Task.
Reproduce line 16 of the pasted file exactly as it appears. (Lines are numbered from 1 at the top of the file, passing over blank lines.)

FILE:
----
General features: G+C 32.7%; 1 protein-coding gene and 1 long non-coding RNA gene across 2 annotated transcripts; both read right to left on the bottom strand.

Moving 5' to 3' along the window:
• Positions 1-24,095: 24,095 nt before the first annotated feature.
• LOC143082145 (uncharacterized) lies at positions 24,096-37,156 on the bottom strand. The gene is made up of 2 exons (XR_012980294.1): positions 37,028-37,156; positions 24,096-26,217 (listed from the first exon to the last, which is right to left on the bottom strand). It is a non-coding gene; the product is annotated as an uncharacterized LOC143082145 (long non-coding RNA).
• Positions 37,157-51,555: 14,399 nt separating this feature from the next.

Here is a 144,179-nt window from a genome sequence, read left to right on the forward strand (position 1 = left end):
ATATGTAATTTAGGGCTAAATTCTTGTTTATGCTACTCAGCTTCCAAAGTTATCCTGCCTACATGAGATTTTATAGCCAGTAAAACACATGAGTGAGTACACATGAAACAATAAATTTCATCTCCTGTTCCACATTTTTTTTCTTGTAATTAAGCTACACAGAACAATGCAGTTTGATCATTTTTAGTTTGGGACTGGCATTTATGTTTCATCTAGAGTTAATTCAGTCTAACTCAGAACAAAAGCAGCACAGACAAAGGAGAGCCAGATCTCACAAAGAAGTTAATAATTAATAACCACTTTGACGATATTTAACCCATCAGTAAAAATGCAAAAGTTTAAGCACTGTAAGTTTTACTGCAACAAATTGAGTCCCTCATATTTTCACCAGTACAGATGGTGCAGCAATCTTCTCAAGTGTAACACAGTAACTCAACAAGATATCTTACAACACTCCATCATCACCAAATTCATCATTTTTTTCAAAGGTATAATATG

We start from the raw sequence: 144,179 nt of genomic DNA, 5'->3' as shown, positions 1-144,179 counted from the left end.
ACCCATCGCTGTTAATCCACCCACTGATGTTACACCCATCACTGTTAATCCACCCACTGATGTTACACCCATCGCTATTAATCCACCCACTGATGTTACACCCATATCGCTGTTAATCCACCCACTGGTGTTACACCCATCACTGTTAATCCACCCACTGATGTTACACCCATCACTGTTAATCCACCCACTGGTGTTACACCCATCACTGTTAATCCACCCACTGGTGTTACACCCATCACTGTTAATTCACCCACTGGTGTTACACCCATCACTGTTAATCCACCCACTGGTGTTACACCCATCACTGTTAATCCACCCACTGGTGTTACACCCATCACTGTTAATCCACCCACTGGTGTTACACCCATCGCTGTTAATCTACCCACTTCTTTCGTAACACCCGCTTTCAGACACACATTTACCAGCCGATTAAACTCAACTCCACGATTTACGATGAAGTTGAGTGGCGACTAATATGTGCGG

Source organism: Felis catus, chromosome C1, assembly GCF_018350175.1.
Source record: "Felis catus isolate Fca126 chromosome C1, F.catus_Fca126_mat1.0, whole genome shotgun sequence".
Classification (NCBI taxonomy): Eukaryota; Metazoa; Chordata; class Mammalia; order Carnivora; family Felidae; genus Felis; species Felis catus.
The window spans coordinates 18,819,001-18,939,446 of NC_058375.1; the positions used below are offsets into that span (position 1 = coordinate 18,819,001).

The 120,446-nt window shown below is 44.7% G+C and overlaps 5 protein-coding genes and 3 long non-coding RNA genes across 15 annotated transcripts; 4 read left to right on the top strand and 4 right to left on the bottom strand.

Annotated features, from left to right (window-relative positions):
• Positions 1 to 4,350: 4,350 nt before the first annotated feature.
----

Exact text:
• Positions 1 to 4,350: 4,350 nt before the first annotated feature.